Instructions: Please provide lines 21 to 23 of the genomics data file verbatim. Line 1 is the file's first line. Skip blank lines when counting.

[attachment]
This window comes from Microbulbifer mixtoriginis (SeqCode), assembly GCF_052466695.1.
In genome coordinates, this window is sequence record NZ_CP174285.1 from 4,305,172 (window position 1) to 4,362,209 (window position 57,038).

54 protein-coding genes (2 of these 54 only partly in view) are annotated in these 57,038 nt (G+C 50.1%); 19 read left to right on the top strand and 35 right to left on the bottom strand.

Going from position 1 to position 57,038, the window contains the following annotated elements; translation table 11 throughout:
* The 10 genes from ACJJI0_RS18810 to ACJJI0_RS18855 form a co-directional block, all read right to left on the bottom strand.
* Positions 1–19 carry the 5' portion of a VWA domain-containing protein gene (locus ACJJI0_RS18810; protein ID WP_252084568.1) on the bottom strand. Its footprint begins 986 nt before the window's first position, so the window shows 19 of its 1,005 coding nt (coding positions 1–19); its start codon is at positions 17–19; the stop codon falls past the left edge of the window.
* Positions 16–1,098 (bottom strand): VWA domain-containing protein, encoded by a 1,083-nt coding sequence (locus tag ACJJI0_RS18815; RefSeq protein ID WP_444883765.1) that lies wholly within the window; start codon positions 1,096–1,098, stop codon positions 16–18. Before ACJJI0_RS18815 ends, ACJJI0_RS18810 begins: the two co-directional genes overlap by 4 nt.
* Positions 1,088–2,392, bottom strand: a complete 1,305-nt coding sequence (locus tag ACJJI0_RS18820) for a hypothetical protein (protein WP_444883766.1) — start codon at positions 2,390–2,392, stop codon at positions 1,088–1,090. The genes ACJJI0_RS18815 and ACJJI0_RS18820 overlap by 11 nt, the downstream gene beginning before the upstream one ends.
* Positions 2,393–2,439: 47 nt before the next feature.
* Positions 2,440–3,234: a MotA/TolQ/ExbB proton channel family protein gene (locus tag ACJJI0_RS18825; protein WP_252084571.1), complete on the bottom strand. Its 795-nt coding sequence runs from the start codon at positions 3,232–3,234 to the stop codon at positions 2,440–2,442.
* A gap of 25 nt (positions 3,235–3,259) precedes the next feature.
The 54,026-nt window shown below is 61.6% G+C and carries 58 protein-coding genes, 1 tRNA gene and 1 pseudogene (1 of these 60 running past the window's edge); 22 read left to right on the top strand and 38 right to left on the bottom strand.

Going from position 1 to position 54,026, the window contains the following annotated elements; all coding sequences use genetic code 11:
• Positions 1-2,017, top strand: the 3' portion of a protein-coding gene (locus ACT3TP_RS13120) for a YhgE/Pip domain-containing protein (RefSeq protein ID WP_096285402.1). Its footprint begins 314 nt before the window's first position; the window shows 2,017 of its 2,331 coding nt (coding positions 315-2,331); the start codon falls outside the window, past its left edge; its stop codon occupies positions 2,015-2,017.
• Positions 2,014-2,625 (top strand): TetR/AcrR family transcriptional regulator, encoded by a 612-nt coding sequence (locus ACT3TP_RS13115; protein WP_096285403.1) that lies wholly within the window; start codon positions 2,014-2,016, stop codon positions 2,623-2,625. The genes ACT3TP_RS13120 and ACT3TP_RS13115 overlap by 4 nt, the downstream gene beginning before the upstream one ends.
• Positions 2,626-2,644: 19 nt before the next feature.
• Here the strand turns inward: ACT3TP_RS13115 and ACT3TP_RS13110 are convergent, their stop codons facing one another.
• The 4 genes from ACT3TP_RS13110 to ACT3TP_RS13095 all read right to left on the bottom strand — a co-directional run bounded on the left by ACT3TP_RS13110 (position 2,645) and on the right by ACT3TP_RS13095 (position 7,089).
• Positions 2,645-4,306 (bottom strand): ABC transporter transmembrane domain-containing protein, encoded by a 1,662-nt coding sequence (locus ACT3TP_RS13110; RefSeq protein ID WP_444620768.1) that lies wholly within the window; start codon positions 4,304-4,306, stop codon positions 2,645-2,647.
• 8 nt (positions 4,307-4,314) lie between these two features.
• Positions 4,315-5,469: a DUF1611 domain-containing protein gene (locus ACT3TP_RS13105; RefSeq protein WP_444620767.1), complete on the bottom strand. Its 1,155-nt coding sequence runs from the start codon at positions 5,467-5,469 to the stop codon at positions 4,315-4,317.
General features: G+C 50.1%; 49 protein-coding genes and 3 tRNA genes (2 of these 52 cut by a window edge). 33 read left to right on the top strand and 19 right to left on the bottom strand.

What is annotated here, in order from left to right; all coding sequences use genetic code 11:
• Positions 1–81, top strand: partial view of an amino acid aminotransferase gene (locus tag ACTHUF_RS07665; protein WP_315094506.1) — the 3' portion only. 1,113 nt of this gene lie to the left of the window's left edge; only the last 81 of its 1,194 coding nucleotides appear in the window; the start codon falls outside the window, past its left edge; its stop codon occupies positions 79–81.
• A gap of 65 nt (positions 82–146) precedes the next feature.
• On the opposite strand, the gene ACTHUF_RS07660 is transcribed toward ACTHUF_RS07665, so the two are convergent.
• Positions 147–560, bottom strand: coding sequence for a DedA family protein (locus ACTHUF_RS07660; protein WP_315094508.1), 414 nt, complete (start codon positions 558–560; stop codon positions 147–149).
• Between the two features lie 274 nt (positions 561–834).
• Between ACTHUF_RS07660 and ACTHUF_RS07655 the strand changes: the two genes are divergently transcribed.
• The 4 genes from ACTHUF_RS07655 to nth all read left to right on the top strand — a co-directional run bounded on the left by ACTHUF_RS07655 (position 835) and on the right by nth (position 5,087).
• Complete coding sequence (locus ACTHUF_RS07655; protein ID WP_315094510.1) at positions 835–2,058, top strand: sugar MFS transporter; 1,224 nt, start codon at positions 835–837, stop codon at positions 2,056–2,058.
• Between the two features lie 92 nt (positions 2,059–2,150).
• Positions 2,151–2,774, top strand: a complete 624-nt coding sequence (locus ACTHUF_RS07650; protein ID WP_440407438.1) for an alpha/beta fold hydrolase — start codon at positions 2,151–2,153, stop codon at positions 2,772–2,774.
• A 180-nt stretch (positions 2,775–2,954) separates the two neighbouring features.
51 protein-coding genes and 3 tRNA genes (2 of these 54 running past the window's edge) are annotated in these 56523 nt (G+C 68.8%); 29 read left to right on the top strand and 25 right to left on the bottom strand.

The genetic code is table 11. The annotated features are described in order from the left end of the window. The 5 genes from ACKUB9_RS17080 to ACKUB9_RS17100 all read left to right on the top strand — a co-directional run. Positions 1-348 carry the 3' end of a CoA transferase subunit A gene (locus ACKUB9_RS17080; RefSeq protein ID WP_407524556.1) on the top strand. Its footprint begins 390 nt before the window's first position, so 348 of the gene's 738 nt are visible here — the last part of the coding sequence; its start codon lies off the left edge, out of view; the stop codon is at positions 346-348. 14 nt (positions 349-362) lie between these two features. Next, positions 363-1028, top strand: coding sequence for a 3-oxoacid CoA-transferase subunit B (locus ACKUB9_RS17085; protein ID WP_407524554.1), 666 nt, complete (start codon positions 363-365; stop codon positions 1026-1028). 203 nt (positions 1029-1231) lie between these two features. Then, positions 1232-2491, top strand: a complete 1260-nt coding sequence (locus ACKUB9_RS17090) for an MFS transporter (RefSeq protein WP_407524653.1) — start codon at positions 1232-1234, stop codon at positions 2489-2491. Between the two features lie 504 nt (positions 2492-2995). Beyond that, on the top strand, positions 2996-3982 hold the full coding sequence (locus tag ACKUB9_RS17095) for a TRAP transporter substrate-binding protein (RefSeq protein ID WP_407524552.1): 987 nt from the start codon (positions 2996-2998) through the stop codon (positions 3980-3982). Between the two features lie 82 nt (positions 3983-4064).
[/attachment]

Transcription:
• Positions 4,315-5,469: a DUF1611 domain-containing protein gene (locus ACT3TP_RS13105; RefSeq protein WP_444620767.1), complete on the bottom strand. Its 1,155-nt coding sequence runs from the start codon at positions 5,467-5,469 to the stop codon at positions 4,315-4,317.
General features: G+C 50.1%; 49 protein-coding genes and 3 tRNA genes (2 of these 52 cut by a window edge). 33 read left to right on the top strand and 19 right to left on the bottom strand.

What is annotated here, in order from left to right; all coding sequences use genetic code 11: